On one such day, limping back to the home front beneath the anvil of the sun, I was accosted by my mother. “Patricia,” my mother scolded, “put a shirt on!” “It’s too hot,” I moaned. “No one else has one on.” “Hot or not, it’s time you started wearing a shirt. You’re about to become a young lady.” I protested vehemently and announced that I was never going to become anything but myself, that I was of the clan of Peter Pan and we did not grow up. My mother won the argument and I put on a shirt, but I cannot exaggerate the betrayal I felt at that moment. I ruefully watched...
I felt a sense of physical identification with the long, languorous Modiglianis; was moved by the elegantly still subjects of Sargent and Thomas Eakins; dazzled by the light that emanated from the Impressionists. But it was the work in a hall devoted to Picasso, from his harlequins to Cubism, that pierced me the most. His brutal confidence took my breath away.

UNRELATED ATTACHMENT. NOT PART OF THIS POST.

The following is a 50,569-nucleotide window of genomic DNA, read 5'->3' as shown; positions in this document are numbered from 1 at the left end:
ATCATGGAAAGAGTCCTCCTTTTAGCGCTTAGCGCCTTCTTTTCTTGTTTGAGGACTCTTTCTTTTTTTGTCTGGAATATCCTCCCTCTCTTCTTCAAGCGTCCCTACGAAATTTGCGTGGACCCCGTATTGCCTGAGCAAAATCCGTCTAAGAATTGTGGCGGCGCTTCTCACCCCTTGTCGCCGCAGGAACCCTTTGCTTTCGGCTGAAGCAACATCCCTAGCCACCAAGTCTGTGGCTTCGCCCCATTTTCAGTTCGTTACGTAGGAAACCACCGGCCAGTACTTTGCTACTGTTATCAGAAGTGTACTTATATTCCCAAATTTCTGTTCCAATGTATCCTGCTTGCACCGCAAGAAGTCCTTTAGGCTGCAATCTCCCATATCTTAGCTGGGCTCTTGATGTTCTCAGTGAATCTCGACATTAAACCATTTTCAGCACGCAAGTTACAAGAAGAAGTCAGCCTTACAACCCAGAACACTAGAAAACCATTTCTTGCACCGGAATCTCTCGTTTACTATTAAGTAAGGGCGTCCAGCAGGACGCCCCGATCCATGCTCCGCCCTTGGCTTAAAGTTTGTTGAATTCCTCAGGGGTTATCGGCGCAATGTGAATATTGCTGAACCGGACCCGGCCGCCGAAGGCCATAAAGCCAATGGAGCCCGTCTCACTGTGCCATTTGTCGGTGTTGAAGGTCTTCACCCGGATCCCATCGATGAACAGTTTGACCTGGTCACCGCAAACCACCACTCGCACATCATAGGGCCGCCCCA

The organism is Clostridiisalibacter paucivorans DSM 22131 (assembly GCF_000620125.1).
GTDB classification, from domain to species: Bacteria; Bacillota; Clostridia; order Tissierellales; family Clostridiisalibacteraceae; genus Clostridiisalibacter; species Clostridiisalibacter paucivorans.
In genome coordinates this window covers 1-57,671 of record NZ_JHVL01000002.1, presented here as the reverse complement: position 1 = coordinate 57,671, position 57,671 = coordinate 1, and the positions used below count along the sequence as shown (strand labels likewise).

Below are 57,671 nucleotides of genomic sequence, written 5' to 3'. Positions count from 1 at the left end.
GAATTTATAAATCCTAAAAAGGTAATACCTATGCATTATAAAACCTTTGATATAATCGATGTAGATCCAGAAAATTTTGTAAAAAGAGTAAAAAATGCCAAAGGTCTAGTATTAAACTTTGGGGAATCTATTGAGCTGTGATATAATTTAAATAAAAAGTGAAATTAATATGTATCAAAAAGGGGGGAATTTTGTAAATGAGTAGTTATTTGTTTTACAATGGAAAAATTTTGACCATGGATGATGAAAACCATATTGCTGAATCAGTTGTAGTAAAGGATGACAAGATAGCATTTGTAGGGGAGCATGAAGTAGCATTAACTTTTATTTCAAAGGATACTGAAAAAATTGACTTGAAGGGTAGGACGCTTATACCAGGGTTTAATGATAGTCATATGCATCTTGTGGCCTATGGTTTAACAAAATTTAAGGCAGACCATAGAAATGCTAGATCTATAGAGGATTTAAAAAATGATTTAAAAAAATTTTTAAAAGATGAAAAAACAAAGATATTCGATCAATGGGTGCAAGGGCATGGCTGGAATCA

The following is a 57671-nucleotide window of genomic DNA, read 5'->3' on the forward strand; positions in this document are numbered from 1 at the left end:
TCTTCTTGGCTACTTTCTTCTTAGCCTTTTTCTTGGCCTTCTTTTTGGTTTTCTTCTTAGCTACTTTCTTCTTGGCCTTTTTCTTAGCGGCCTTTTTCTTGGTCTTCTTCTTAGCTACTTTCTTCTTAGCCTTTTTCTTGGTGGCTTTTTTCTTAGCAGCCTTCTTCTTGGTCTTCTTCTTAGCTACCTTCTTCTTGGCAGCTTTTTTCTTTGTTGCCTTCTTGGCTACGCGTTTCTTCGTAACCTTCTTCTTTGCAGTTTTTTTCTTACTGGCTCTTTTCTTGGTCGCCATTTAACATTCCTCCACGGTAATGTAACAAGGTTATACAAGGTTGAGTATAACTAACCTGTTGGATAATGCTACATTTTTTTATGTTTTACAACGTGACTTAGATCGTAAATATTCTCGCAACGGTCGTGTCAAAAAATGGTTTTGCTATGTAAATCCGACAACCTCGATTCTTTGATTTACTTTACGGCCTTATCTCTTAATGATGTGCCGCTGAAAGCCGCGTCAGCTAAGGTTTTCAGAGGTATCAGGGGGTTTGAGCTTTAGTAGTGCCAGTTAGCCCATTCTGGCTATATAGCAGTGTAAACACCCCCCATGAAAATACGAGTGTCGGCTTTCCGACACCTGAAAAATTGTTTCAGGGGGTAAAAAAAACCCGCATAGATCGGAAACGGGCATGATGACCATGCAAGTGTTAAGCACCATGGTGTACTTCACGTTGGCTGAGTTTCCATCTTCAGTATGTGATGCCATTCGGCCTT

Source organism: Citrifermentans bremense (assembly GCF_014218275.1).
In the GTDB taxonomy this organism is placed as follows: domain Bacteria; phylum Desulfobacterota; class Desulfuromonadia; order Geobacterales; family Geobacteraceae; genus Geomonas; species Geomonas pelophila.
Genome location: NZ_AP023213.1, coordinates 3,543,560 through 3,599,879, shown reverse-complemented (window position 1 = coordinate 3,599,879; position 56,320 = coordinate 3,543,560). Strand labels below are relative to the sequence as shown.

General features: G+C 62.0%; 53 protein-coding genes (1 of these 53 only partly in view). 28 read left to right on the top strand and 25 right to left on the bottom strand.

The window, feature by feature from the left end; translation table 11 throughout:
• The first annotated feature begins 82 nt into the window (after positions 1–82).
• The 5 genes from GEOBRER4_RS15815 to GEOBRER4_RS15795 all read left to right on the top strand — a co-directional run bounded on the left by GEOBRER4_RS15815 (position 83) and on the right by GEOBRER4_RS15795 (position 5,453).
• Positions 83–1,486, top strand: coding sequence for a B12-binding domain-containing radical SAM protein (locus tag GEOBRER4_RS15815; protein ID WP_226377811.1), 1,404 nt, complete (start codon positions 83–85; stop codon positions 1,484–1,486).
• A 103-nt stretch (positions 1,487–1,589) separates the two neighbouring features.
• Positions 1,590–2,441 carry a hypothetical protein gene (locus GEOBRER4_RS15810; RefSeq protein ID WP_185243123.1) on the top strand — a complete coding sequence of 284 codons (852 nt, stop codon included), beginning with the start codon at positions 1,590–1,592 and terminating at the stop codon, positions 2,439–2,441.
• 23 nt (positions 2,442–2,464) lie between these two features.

I drew, I danced, and I wrote poems. I was not gifted but I was imaginative and my teachers encouraged me. When I won a competition sponsored by the local Sherwin-Williams paint store, my work was displayed in the shopwindow and I had enough money to buy a wooden art box and a set of oils. I raided libraries and church bazaars for art books. It was possible then to find beautiful volumes for next to nothing and I happily dwelt in the world of Modigliani, Dubuffet, Picasso, Fra Angelico, and Albert Ryder.
“I need help.” I blurted, “Will you pretend you’re my boyfriend?”
Note: cute story. it started a few pages ago